In my previous post, I introduced the Silk Roads as a remedy to contemporary crises. An old friend -- I'll call him Professor Rao -- read the post and challenged me to explain its practical applications...
RAO: Besides romantic nostalgia, what can the ancient Silk Roads (1st-15th centuries AD) offer us today, especially when faced with mass shootings in Parliaments and schools, viral contagion in bodies and the Internet, drones and weapons of mass destruction, ecological disasters... and so on?
The Roads petered out when Europe's merchant ships accessed the same goods and markets with superior technology and visionary men. Not only did they encounter a new landmass along the way but they also established a New World of politics and economics, ideas and norms, institutions and practices. What we call "modernity."
Aren't you indulging in simplistic, wishful thinking by dusting off the Silk Roads as a feel-good panacea for contemporary times?
ME: Far from it. To assume that anything of duration and consequence, like the Roads, could end just like that, because a New World came along, indicates "simplistic" and "wishful" thinking of the highest order! Your rendition of modernity may not "feel good" -- some laud it as "realist" -- but is it any less of an interpretation?
We have concrete evidence of how life was lived on the Roads, enabling them to last almost 15 centuries.
Food serves as an apt example.
Let me explain.
In the Silk Road Research Initiative (SRRI), we look at food as an entry into multiple civilizations or what we call worlds. We trace who made what, where, how, and why to understand how food both reflected and created worlds.
One student, Badrul Hisham Ismail, is researching rules of hospitality along the Silk Roads. He focuses on Abu Hamid al-Ghazali (450-505 AH/1058-1111 AD), one of Islam's great thinkers from the 12th century. Theologian, logician, jurist, and mystic, al-Ghazali lectured mostly in Baghdad or led the life of a wandering, whirling dervish. In his most celebrated work, The Revival of the Religious Sciences, al-Ghazali devoted an entire chapter on manners related to eating. Among other things, the chapter focused on the proper rules of conduct when dining with company. (Different rules applied when dining alone.) Al-Ghazali did not intend these rules as etiquette only. Rather, he codified manners to nurture a sense of responsibility in hospitality, especially between host and guest, so that each may "delight the heart" of the other.
• A host should not impose. Invitations should go only to those who can accept and with happiness.
• To prevent feelings of resentment, the host should reserve portions of the dinner for his household before the guest arrives.
• A guest should not focus exclusively on gratifying the stomach. The guest should also "gladden" the host's heart by not making extra demands. Conversely, the guest could make a suggestion if it would please the host.
• For both host and guest, being comfortable at the table is better than increasing the meal by two dishes.
International Relations would benefit from these rules of conduct as general principles. For example:
• On Imposition. Too often, the Self impose their agenda (e.g., "regime change," "structural adjustment") onto Others that are unwilling or ill-prepared, thereby producing outcomes (e.g., insurgency, corruption, alienation) that exceed the original, so-called problem (e.g., lack of "democracy" or a "free market").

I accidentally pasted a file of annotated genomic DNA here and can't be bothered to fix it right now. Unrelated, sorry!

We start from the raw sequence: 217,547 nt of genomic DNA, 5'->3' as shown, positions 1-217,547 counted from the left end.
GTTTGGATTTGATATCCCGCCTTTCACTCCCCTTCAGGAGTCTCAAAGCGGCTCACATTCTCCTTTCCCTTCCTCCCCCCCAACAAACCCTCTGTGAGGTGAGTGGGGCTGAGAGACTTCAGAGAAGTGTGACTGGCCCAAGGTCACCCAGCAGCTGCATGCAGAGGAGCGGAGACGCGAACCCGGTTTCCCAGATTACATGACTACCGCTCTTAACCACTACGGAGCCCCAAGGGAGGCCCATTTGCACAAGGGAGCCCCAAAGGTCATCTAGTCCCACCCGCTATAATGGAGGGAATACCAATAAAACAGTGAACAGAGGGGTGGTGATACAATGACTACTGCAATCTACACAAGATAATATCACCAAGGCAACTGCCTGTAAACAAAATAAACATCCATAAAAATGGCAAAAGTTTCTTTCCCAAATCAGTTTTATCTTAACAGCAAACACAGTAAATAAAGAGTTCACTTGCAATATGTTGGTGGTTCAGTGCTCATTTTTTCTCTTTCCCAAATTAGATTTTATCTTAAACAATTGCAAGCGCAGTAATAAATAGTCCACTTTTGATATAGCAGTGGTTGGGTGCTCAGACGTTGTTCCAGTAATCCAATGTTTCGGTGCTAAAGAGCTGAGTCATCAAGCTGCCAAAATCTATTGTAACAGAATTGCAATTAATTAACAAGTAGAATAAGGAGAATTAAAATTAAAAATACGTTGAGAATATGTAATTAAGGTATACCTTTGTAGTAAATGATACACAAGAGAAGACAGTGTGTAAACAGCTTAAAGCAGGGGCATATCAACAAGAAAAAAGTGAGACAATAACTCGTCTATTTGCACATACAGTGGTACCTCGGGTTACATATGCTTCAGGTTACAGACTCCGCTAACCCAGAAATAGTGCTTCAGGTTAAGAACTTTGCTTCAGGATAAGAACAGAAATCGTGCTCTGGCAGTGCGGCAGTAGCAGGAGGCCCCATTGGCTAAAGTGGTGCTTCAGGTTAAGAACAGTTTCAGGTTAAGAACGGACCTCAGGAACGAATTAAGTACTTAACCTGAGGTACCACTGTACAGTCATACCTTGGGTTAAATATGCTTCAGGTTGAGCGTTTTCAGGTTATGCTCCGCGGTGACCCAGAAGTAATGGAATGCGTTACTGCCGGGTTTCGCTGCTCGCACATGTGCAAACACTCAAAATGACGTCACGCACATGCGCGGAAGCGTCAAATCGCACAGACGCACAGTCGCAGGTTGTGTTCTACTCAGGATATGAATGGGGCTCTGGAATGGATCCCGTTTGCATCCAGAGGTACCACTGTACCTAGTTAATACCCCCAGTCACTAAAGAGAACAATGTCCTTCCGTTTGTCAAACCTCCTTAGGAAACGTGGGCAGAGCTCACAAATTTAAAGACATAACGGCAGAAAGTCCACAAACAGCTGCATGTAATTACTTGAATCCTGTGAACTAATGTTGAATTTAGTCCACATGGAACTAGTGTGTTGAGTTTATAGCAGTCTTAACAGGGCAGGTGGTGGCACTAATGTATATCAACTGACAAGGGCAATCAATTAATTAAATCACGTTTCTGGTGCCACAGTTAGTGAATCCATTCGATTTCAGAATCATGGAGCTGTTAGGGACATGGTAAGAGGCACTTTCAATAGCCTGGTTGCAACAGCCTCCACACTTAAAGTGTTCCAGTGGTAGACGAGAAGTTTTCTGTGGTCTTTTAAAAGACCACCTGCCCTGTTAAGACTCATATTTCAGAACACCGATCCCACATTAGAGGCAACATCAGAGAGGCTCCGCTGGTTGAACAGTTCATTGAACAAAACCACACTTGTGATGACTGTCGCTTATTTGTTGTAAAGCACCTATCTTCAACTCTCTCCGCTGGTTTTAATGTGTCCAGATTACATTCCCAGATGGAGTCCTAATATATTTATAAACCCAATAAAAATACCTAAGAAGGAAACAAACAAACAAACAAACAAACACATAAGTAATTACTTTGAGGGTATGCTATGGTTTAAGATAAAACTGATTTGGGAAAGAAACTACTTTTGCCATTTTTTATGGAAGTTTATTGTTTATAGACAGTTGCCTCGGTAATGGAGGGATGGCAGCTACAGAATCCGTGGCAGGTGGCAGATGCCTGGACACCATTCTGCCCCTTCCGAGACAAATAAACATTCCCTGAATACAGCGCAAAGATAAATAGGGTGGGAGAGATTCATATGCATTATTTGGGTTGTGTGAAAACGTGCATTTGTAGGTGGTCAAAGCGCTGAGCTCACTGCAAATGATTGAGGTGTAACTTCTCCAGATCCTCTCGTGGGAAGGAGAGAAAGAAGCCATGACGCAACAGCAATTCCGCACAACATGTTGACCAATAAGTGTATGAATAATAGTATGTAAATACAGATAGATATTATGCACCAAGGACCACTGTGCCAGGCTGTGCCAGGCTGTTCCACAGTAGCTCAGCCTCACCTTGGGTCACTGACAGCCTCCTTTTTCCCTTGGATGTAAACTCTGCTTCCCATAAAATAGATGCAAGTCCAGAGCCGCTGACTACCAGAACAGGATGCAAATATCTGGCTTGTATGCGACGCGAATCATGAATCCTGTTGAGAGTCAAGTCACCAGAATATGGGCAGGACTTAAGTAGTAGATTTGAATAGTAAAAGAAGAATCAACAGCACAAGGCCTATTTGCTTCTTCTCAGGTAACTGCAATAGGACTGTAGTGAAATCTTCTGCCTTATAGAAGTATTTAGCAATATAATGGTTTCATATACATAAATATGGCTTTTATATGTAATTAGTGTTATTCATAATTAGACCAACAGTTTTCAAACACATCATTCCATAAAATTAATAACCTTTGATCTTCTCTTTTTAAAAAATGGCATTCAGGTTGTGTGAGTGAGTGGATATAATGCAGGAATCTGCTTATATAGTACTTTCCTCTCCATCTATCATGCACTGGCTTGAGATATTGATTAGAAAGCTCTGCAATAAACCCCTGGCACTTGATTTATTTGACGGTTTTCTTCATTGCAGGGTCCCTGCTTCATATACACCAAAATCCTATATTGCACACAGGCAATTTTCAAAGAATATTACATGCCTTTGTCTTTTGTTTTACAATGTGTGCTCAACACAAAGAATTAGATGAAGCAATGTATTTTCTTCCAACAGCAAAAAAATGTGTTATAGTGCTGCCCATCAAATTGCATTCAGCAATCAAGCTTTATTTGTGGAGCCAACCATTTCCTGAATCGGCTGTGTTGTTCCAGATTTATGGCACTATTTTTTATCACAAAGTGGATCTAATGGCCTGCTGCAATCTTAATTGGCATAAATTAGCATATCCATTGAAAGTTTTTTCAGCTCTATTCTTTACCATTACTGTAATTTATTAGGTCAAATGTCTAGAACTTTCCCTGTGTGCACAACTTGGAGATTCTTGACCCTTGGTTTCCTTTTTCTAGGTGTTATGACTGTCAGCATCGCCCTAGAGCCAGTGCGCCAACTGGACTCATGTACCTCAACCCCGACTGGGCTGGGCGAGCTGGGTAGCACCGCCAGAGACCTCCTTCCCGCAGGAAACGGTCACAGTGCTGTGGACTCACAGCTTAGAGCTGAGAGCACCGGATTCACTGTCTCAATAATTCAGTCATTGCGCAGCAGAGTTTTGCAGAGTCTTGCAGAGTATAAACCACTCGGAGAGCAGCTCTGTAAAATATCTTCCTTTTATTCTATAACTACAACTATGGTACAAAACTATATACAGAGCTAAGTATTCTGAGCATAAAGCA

• On Taking Care of One's Own. Leaders need to consider the welfare of their own populace before inviting Others into the national household. Otherwise, a sense of injustice will simply swell until, one day, it implodes the house.
• On Transcending Appetites. Neither power nor profits can decide everything. One has a responsibility to ask: how else would a community benefit? If there is none, then the plan or project or investment needs to be reconceived.
• On Ease. Adding incentives (an extra "dish" or two) cannot substitute for a feeling of ease between Self and Other, regardless of who is host or guest. Incentives may entice the present but ease assures the future.
Domestic politics would benefit, also. Community tensions -- whether stoked by class, race/ethnicity, religion, ideology, or lifestyle -- could lessen and perhaps reconcile with mutual consideration and respect as constant reminders, as with each Self seeking to "delight the heart" of the Other.
In turn, we delight ourselves. After all, who does not have multiple worlds swirling inside? Instead of squelching one world for another, because it would make us more "successful-legitimate-desired," we may learn to integrate these multiple worlds, strengthening each as we strengthen ourselves.
RAO: Did not al-Ghazali follow his chapter on manners with one on marriage? And he discussed the latter, I believe, exclusively from the man's perspective. One of the advantages of marriage, he cited, is liberation from "household duties" -- like cooking! Are you not cherry-picking your sources here?
ME: Not at all. I read al-Ghazali in light of the present. That is, I ask: how does his rules for proper dining help us retain the best of modernity -- like the innovations you mentioned earlier -- while overcoming its pitfalls?
RAO: Such as?
ME: Defining universality as what the West wants, security as what the State wants, and equality as what Corporate Elites want.
Consequently, we repeat, endlessly and numbingly but with better technology, all the tragedies that bedevil us today.
The Silk Roads can help to redress such mindlessness.
RAO: High expectations for a hazy concept!
ME: Still not convinced? Then let me tell you a story of spices and democracy...
TO BE CONTINUED...
L.H.M. Ling teaches International Affairs at The New School where she also directs the Silk Road Research Initiative (SRRI).